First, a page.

Carrying a pocket Constitution

By Dr. Ralph Maughan

So what about people who carry a pocket copy of the U.S. Constitution and tell us things like, “I can’t find it in my Constitution so it must be unconstitutional?” They might also say “I reach for my copy every day.” “I carry it with me at all times.” “When I have a political argument, I just pull it out and settle things.”

You can get a pocket Constitution for a dollar or up to $30 if you want nice leather, “cream-white acid-free paper with gilt edges,” and a ribbon like with some Bibles. Most people though probably get the dollar version for free from a political activist or rally.

Some pocket Constitutions include additional documents such as the Declaration of Independence and the Articles of Confederation. Reading the Articles could be important for some people — those who think the U. S. government possesses only those powers specifically named in Article I, section 8 of the Constitution. This is because the Articles specifically said its confederate government had only the powers specifically listed. On the other hand, the Constitution says the federal government has both powers specifically listed and also powers that are “necessary and proper.” The lack of a government with “necessary and proper” (implied) powers was one of the reasons the Articles were replaced.

Some of these pocketbooks have quotes from historic figures, and some also from people of much less fame and who push agendas that many, perhaps most Americans, do not agree with.

I have noticed in the news more and more references to folks carrying these pocketbooks around and spouting non-standard views about what the Constitution means. “Non-standard?” I should say more accurately, views that are both extreme and flat out wrong. A well known current example is Cliven Bundy. He says he uses his pocket Constitution daily. I wonder if he has it in his jail cell?

His incorrect views aside, does daily reading of the Constitution do a person a lot of good? More importantly is it good for the country? I’d think not so much. You can memorize every word of the Constitution and still know very little about what it means, how the government works, what your rights are, how the President is elected, or the limits of government power.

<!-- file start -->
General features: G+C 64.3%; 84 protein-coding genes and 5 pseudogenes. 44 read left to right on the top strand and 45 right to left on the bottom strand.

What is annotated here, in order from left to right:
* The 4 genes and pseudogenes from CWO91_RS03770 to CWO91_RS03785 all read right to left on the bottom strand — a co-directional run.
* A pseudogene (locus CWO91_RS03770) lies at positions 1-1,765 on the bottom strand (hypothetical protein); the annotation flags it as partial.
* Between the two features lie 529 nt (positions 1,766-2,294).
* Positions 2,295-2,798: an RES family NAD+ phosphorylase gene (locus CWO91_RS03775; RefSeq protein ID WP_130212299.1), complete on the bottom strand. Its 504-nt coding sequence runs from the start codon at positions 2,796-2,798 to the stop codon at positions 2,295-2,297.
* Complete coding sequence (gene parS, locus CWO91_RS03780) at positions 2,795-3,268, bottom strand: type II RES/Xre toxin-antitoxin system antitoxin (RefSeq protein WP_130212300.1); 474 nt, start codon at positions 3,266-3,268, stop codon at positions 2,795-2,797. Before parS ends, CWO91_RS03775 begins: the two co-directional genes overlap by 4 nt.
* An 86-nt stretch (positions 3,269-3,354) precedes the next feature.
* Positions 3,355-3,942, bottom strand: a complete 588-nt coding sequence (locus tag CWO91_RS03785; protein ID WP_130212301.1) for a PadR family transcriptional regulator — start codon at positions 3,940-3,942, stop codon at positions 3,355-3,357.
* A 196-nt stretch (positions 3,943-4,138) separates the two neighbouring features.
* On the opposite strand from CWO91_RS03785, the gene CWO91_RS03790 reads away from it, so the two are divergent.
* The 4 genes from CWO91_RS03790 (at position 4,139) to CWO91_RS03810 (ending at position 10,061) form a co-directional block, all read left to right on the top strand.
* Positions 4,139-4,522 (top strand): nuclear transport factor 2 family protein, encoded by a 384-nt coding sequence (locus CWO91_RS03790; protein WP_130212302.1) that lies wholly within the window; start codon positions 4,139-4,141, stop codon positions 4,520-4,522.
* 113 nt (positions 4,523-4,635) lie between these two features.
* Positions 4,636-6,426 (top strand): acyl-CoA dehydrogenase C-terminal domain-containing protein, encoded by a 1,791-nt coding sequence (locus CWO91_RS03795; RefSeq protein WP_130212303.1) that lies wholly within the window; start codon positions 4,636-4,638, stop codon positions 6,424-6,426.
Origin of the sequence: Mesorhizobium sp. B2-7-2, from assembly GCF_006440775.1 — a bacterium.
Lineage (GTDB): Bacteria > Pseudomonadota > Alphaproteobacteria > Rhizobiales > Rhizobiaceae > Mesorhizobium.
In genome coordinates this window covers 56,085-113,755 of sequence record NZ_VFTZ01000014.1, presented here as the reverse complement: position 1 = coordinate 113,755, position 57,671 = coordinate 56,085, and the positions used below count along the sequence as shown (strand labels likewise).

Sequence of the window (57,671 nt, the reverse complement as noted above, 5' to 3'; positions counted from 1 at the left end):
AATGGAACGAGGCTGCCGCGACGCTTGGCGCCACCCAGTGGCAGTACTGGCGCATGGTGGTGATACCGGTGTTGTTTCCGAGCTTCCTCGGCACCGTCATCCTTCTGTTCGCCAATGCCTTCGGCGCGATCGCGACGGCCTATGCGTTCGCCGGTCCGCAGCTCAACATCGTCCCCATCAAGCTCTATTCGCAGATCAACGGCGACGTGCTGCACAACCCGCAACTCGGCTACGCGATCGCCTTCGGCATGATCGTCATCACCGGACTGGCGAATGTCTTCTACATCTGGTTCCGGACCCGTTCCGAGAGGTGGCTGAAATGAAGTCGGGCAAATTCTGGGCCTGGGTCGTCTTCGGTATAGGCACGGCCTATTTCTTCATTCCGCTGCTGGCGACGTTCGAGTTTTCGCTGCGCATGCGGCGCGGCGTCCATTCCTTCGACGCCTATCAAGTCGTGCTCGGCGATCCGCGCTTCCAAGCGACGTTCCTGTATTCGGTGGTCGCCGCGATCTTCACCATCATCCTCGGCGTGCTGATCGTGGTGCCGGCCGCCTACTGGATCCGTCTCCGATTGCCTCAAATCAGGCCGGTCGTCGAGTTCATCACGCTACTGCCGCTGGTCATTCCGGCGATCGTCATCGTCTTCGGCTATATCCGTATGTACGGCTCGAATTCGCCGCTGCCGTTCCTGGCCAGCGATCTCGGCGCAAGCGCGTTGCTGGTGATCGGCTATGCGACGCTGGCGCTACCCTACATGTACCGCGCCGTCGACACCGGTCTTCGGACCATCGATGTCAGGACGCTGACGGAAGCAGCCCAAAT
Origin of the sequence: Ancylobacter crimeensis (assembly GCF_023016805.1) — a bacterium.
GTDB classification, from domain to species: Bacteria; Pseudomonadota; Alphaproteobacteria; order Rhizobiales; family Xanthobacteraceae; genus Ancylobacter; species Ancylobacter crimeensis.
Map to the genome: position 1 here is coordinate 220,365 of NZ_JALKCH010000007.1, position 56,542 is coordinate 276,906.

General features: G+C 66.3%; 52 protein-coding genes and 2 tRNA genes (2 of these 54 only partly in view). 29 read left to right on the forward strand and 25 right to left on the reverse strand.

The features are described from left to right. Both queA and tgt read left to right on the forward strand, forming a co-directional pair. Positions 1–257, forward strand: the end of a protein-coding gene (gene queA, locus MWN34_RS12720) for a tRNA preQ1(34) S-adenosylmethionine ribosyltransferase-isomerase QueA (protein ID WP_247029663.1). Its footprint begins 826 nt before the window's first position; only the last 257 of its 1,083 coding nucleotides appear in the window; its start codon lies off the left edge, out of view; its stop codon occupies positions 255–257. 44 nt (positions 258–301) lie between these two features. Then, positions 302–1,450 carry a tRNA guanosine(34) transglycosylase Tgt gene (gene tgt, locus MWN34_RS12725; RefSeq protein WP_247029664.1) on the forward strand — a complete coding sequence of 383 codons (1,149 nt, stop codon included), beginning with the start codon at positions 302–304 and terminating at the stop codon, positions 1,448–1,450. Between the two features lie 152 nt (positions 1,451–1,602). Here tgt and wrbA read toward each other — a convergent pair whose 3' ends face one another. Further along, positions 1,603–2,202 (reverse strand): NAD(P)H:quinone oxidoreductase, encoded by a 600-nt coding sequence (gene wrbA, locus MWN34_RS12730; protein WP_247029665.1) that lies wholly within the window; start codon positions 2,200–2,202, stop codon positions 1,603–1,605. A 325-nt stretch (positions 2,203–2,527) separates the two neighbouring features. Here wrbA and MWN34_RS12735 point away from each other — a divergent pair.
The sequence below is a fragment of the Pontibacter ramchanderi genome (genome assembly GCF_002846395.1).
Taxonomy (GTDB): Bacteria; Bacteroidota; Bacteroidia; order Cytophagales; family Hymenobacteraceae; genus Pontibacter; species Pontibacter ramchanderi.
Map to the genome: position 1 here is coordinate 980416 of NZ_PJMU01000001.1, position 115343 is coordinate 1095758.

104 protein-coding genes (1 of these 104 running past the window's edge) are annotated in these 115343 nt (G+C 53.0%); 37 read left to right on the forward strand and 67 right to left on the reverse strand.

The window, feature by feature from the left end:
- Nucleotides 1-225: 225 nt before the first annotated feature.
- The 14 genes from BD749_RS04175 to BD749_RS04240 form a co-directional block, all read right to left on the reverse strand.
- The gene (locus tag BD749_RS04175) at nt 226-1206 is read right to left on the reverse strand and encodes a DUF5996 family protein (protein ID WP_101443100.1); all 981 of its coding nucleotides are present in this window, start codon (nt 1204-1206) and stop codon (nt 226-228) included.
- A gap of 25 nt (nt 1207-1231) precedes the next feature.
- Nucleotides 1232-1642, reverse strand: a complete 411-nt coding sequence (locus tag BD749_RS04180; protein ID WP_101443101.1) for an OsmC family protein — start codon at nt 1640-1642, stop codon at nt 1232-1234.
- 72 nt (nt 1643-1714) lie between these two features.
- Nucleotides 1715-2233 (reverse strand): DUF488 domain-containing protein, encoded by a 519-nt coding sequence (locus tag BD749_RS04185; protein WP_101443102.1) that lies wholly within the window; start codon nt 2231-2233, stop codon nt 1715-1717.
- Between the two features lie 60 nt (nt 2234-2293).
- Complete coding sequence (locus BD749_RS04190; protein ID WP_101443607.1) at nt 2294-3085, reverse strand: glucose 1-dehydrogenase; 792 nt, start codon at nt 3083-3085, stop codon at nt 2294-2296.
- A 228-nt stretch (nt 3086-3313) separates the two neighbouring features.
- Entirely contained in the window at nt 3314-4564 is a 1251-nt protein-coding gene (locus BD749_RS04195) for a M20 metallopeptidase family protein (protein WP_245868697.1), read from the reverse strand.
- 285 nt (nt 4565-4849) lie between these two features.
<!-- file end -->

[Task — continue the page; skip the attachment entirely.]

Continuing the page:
Studying about the Constitution is a good thing, but it requires a lot more than knowing just the bare text of the document. The Constitution means much more than its written words. You have to know how its words have been interpreted by the courts and defined by political custom.

Take, for example, the Commerce Clause (Article I, Section 8, Clause 3). The United States Congress shall have power “To regulate Commerce with foreign Nations, and among the several States, and with the Indian Tribes.” Is the meaning of that clear so that Congress always knows when it can or can’t regulate something with a new law?

Here are some real problems that have come up. What exactly is or isn’t commerce? Is manufacturing, commerce? Is navigation on a river, commerce? Is manufacturing, commerce “among the states?” If so, is it all manufacturing or just certain kinds? What does “to regulate” mean? It goes on and on. As a result of questions like these, there have been dozens of Supreme Court cases defining what the Commerce clause means. A person really doesn’t know anything about the Constitution and commerce even if all they can do is recite the clause from memory.

Almost every clause in the Constitution is similar to the Commerce Clause. The meaning of each has been litigated. There are precedents to learn. The study of these is called “constitutional law.” Bundy and his kind need to learn constitutional law.

Why would people want a ribbon marker and gilt edges for a pocketbook with the Constitution? These ribbons and gilt edges are traditional for religious scripture. Is the Constitution scripture? Like Protestant belief on the Bible, is the meaning of its clauses (verses?) for every person to decide? Do some people pray, for example, for guidance to understand sections like the three-fifths compromise on counting slaves as a fraction of a whole person?

No, it is not like Scripture. In the short run, the Constitution means what the courts say it means, especially the Supreme Court. Do judges have some miraculous ability to interpret? No, but they do know the cases and precedents, and they have the power to decide.

I think some of the Supreme Court decisions are ridiculous or full of political bias, such as the Citizen’s United case on campaign finance. Other folks would agree with me, but they might have their own list of bad decisions. None of this matters unless we can get a constitutional amendment or a new set of justices or judges in the courts. This can be done. It’s not easy, and other people will probably want a different batch of new jurists in the courts, or oppose our constitutional amendment.

The Constitution is a critically important document. Citizens should learn a lot about it. The way to do it is to read about its provisions from a neutral website such as Wikipedia or a book about constitutional law. Reading the bare text of it alone is not productive.

Dr. Ralph Maughan of Pocatello is professor emeritus of political science at Idaho State University. He retired after teaching there for 36 years, specializing in voting, public opinion and natural resource politics. He has written three outdoor guides, including “Hiking Idaho” with Jackie Johnson Maughan. He is a founder of the Greater Yellowstone Coalition.